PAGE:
LAHORE: The Young Doctors Association (YDA) on Sunday suspended its strike in the public sector teaching institutes of Lahore against the proposed Medical Teaching Institutions Reforms Act for seven days following a successful dialogue with the government.
The provincial health department has constituted a 15-member committee, including different universities’ vice-chancellors, representatives of the YDA, nurses and paramedics to deliberate on the proposed act.
The committee, to be assisted by the Pakistan Medical Association (PMA) president Dr Ashraf Nizami, is supposed to submit its recommendations to the government within seven days.
The government representatives also agreed to the YDA’s demand that the MTI Act would not be discussed in the Punjab Assembly till the recommendations were made by the committee in the next seven days.
Health department Special secretary Shakeel Ahmad, PMA president Dr Ashraf Nizami and YDA secretary general Dr Salman Haseeb Chaudhry in a joint press conference announced suspension of the strike and opening of the OPDs in the teaching institutions from Monday (today).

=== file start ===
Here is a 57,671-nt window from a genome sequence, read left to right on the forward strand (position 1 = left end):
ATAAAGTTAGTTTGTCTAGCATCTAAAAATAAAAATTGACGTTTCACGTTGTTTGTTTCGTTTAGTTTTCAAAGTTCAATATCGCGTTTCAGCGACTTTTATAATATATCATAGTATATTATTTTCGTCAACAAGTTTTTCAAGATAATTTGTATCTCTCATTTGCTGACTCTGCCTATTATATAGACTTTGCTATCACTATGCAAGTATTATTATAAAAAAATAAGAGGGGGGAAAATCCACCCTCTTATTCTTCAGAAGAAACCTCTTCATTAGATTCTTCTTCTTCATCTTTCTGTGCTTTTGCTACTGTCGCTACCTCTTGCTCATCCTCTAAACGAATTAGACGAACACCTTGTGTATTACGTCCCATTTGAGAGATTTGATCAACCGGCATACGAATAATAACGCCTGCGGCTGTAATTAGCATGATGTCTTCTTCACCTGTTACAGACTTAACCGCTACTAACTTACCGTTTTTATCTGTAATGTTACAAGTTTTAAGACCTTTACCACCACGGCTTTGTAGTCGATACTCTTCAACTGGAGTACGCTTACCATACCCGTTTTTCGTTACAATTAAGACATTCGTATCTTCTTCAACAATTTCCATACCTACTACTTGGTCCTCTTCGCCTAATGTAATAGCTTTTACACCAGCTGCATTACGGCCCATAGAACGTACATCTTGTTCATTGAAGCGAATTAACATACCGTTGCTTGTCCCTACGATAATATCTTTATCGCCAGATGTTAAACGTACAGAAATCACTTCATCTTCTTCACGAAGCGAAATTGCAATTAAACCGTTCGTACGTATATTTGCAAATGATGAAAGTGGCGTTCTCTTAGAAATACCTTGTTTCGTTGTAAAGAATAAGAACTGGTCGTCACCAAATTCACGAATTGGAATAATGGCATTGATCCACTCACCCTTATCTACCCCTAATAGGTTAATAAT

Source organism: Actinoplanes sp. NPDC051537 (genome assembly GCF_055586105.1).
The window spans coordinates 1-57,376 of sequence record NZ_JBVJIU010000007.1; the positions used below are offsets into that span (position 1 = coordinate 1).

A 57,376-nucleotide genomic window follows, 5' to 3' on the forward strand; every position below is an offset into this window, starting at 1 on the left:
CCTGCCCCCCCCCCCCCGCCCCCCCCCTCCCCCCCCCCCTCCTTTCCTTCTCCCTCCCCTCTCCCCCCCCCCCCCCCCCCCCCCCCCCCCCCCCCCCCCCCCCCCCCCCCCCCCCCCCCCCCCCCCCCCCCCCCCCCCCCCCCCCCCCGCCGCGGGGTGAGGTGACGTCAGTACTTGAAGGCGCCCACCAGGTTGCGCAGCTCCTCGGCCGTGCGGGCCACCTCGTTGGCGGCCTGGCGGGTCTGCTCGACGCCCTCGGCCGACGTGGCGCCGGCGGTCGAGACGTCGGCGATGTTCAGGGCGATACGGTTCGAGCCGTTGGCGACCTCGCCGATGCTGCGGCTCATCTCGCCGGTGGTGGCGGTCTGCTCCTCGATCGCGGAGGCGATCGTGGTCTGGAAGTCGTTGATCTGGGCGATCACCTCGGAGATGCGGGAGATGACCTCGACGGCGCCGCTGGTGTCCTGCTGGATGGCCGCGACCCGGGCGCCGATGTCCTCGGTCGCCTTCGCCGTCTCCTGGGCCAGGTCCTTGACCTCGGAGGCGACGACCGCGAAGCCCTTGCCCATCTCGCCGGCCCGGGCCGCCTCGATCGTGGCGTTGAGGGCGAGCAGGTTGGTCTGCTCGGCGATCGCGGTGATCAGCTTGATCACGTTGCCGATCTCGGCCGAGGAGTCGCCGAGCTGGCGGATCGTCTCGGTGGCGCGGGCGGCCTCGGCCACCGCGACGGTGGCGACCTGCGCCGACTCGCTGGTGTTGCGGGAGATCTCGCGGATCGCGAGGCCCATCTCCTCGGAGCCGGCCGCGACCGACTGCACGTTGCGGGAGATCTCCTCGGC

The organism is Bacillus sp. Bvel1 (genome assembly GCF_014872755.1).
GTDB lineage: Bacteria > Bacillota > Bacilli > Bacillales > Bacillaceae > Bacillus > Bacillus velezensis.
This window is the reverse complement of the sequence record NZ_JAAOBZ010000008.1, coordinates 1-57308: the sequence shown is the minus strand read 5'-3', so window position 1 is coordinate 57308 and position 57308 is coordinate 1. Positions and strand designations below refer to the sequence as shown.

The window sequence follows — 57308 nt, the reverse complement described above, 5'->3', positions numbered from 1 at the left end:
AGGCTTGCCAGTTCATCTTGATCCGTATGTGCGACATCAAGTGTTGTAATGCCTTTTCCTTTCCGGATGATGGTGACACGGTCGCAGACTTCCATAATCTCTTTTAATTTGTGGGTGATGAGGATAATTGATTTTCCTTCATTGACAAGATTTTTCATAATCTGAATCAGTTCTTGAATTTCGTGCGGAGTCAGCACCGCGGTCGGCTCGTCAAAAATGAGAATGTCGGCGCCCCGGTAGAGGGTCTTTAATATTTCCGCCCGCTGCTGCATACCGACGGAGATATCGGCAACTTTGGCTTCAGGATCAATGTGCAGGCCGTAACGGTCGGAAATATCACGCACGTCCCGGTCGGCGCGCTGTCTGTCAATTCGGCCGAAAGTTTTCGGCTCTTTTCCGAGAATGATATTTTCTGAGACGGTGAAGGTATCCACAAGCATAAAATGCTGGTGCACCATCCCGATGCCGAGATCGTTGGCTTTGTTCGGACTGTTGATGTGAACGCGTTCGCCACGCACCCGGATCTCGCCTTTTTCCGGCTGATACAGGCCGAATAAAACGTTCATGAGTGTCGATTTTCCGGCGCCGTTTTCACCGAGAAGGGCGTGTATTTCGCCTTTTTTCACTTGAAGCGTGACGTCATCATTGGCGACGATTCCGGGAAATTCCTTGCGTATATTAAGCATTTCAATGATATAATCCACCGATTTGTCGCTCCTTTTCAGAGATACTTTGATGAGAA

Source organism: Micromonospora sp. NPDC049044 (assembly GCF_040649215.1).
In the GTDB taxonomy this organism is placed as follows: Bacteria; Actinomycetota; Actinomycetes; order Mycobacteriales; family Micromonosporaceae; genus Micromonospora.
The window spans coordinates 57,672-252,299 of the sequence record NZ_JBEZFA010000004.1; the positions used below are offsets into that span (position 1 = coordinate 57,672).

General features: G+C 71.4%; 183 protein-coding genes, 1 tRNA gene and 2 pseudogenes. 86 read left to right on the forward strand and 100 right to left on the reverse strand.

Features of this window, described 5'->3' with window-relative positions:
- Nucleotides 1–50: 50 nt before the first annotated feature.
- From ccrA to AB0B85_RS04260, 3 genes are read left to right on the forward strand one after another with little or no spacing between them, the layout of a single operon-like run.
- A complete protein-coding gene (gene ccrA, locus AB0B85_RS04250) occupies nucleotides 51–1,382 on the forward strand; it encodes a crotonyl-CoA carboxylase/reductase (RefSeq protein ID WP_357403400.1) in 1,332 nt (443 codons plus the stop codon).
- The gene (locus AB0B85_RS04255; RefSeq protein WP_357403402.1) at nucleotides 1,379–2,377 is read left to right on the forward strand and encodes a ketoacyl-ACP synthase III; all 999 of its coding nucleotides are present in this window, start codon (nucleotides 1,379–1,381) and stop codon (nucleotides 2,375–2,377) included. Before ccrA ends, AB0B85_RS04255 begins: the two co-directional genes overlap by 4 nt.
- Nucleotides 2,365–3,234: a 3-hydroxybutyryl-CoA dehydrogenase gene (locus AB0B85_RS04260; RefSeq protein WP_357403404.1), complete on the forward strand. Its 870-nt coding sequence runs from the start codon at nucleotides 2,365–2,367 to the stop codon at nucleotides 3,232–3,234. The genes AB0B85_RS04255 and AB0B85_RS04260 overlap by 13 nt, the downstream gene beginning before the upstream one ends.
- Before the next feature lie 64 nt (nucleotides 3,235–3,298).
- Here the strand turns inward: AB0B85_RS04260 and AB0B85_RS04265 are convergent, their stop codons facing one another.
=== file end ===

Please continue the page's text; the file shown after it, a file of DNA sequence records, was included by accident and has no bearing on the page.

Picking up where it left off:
The committee comprises the special secretary, King Edward Medical University vice-chancellor Prof Khalid Masood Gondal, the Fatima Jinnah Women University VC Prof Aamer Zaman Khan, Services Institute of Medical Sciences Principal Prof Mahmood Ayyaz, KEMU Professor of Surgery Dr Abrar Ashraf, PMA President Dr Ashraf Nizami, PMA representative Dr Kamran Sheikh, YDA representatives Dr Salman Haseeb Chaudhry, Dr Hamid Jugg, Dr Umar Shafiq, nurses’ representatives Ms Shahnaz Kausar, Ms Rozina, paramedics association representatives Malik Munir, Arshad Butt and Yousuf Billa.
Health minister Dr Yasmin Rashid had accused the CPSP office-bearers and councillors, who are holding key offices in the Punjab government’s medical universities and colleges, of inciting young doctors to strike in Lahore’s major hospitals. incite Prime Minister Imran Khan had chided all those opposing the MTI Act, saying such elements were ignorant of the ground realities. He said the government did not want to privatise the public hospitals, but it intended to improve the management system and bring it on a par with the private healthcare facilities – to benefit the poor.
He said the MTI Act would introduce carrot and stick approach to manage the public hospitals.
Published in Dawn, May 13th, 2019